Environment consultant fined for providing misleading information

An environment consulting business has been fined for allegedly providing false and misleading information to the NSW Environment Protection Authority (EPA).

The EPA has fined Aurora Environmental Consulting Pty Ltd $8,000 after an EPA officer discovered a stockpile of gravel waste at a Port Kembla business in February had been allegedly falsely classified.

The waste had been classified by Aurora as construction and demolition material, when it should have been declared as waste, avoiding disposal fees and potentially contaminating the environment.

A waste classification report prepared by Aurora stated there was up to 100m3 of crushed blue metal sourced from a service station in East Corrimal, which was suitable for reuse. No sampling was done to determine whether the waste was fit for reuse.

The EPA found that rather than being clean gravel material, it had been excavated from near an underground fuel tank and could potentially be contaminated.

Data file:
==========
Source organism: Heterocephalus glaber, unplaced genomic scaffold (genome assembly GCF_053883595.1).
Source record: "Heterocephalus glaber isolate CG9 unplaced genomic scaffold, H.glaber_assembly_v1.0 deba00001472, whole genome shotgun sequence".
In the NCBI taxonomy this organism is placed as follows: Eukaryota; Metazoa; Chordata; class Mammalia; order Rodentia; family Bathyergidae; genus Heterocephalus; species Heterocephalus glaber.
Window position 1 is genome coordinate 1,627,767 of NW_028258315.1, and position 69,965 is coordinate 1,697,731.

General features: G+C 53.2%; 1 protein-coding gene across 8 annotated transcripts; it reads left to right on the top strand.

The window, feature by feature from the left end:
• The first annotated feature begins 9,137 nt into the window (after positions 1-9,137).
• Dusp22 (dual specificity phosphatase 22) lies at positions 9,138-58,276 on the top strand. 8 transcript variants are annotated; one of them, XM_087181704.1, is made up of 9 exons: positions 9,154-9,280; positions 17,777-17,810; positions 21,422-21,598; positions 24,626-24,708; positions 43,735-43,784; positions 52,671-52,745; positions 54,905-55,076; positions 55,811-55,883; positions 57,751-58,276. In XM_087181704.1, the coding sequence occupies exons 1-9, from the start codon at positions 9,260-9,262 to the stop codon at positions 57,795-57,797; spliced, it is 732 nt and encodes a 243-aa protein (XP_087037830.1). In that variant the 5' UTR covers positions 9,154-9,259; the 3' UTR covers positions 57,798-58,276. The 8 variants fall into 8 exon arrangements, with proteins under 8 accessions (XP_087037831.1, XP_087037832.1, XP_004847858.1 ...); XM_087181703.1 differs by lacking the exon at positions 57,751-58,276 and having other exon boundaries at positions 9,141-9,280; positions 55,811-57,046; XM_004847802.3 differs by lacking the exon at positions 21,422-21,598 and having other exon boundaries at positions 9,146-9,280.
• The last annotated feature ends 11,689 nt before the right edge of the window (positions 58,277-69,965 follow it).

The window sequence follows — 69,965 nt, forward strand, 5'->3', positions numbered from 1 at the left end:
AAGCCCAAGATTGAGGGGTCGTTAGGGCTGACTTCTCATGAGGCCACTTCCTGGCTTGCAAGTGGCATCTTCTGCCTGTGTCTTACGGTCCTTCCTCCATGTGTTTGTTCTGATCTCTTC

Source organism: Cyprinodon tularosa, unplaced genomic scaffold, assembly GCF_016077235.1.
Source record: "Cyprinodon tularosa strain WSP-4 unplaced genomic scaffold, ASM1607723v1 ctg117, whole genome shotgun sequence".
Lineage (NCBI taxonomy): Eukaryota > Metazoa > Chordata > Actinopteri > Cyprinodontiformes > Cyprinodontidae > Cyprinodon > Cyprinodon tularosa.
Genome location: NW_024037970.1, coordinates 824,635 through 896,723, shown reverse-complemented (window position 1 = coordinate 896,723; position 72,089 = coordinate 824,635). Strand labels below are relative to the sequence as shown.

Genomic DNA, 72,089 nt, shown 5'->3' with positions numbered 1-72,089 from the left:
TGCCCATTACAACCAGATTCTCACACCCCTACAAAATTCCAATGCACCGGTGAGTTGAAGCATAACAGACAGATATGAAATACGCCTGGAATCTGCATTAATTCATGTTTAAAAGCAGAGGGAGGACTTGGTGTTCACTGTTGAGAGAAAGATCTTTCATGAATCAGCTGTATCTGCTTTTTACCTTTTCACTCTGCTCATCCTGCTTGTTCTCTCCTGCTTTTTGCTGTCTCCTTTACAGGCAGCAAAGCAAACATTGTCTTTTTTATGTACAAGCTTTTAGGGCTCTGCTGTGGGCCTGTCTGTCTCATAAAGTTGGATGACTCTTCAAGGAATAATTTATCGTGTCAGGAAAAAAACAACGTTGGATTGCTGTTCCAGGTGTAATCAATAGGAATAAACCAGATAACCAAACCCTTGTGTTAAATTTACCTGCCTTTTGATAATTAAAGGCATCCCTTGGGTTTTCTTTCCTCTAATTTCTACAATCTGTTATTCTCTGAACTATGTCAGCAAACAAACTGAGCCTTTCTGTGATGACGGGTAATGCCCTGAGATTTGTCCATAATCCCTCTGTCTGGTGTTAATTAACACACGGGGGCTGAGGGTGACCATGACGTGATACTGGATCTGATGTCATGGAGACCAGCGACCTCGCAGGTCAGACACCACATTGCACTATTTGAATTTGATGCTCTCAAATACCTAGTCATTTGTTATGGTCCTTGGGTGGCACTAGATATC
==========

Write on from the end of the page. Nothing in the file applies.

EPA Director Regulatory Operations Jacinta Hanemann said the waste report was misleading and failed to meet EPA guidelines which were in place to protect both the environment and the community.

“This false classification led to the waste being sent to an industrial site that couldn’t lawfully receive it, meaning the waste had the potential to contaminate the site and harm the environment,” Ms Hanemann said.

“The waste gravel was from the fuel tank pit of a service station. It was only assessed visually by the environment consultant, but it should have been sampled and analysed for pollutants.

“Aurora classified the waste as suitable for re-use – it was not.”

The stockpile has been spread on the industrial site as ground cover. The EPA is requiring an assessment of the area where the gravel was spread to check for possible contamination.

“It’s critical that environment consultants and others classifying wastes for reuse or disposal comply with the guidelines. They are being relied on for their expertise and advice and should know the harm that could be caused to the environment if materials such as waste are not properly checked and classified.”

Penalty notices are one of several tools the EPA can use to achieve environmental compliance, including formal warnings, official cautions, licence conditions, notices and directions and prosecutions.

For more information about the EPA’s regulatory tools, see the EPA compliance policy on the EPA website.